Many mandates including Bismarck's are not enforced.

The council also urged Burgum to not propose any funding cuts for the state Department of Health or local public health units in the state's next two-year budget. The governor will present his budget proposal to the Legislature next month.

Burgum during the briefing did not specifically address his upcoming budget recommendation. He noted large increases in public health funding thanks to federal coronavirus aid, and said that after the pandemic, funding likely will go back to "more typical" levels.

"We have to think about public health funding during the pandemic probably differently than post-pandemic, and we also have to think about where the dollars have come from," he said. "The levels right now would be unsustainable with our own state funding, so if you go from a record level to something less, I'm sure they will call that a cut."

The letter was dated Oct. 30 and released to the Tribune late Wednesday.

Risk levels

Officials are moving 22 counties up a risk level on the state's five-level color-coded system, effective 5 p.m. Friday.

The risk level determines what sort of coronavirus-related protocols are in place under the ND Smart Restart Plan for everything from businesses to family gatherings. The guidelines are not enforced. The state reviews the county levels weekly.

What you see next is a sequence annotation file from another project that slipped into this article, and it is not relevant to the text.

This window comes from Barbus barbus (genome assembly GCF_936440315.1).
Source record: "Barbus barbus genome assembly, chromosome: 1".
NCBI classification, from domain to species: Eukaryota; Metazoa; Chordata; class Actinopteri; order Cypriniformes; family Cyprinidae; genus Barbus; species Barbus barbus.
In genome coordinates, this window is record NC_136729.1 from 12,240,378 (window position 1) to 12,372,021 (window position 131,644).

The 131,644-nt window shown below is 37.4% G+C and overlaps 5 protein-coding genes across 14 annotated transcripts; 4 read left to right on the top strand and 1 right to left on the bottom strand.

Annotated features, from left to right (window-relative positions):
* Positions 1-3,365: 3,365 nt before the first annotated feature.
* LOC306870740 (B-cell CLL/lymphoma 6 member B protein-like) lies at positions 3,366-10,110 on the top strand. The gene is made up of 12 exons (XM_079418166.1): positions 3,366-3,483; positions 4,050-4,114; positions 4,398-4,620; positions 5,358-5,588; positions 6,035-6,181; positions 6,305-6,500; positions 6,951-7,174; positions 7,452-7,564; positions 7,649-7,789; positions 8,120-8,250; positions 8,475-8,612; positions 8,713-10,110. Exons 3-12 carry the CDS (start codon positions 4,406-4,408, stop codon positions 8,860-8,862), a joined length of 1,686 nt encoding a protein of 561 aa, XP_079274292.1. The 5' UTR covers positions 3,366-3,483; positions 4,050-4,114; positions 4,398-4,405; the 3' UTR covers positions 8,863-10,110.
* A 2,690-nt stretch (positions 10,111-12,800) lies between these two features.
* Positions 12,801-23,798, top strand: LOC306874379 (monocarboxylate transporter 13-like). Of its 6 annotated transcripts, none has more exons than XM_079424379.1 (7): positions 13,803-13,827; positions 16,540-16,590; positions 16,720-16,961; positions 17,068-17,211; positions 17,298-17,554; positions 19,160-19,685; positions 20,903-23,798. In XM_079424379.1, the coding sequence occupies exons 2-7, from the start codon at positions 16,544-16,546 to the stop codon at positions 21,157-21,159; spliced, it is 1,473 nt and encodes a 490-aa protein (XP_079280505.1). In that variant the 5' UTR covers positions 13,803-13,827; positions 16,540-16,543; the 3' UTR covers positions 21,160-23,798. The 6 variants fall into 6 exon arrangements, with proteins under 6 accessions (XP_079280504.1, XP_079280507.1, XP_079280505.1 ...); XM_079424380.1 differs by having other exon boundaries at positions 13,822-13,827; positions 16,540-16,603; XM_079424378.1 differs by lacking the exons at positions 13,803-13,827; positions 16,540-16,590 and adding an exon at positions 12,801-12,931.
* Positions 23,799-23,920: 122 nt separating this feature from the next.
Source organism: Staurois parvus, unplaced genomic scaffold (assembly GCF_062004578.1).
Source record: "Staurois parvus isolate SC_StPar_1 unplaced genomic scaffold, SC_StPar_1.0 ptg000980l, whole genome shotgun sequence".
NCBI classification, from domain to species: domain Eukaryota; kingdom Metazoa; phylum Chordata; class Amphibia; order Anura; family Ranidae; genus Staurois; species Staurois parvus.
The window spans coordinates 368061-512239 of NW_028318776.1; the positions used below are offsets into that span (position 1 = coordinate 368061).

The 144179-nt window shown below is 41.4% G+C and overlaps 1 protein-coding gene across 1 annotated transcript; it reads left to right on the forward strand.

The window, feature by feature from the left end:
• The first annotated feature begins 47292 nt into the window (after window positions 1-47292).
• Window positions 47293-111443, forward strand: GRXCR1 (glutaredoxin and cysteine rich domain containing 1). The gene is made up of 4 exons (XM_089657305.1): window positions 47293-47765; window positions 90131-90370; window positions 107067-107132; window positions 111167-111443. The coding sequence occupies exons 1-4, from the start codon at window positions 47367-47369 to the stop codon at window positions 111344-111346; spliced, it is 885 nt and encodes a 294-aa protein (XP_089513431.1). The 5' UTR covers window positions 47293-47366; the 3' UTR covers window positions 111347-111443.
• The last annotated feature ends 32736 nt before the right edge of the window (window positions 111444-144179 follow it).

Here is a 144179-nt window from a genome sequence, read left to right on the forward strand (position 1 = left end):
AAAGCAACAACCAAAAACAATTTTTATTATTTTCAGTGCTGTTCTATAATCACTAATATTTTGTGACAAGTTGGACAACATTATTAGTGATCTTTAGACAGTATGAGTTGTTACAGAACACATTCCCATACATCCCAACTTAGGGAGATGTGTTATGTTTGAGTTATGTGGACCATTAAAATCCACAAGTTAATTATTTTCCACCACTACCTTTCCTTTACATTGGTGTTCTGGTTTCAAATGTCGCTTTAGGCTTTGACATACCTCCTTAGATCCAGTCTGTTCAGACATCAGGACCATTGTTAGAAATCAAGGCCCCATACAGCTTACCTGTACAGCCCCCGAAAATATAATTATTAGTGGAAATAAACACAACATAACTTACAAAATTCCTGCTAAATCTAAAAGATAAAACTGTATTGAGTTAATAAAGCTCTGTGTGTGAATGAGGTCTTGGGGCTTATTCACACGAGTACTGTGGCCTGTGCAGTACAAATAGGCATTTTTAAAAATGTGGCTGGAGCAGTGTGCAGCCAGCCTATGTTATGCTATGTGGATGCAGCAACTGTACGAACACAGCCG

Fourteen counties will go from green “low risk” to yellow “moderate risk,” and eight will go from yellow to orange “high risk.” The net effect is that 20 counties will be at yellow and 33 will be at orange. Burleigh and Morton already were at orange. No counties have yet been moved to red “critical risk,” and no counties will be at green or blue “new normal.”

A mask mandate passed by the Bismarck City Commission took effect Sunday. It is not enforced and carries no penalties. More information can be found at and on social media at and

The state's COVID-19 Smart Restart County Analysis data dashboard can be accessed at Information on COVID-19 in K-12 schools is at For more detailed information on coronavirus in North Dakota, go to


Reach Blake Nicholson at 701-250-8266 or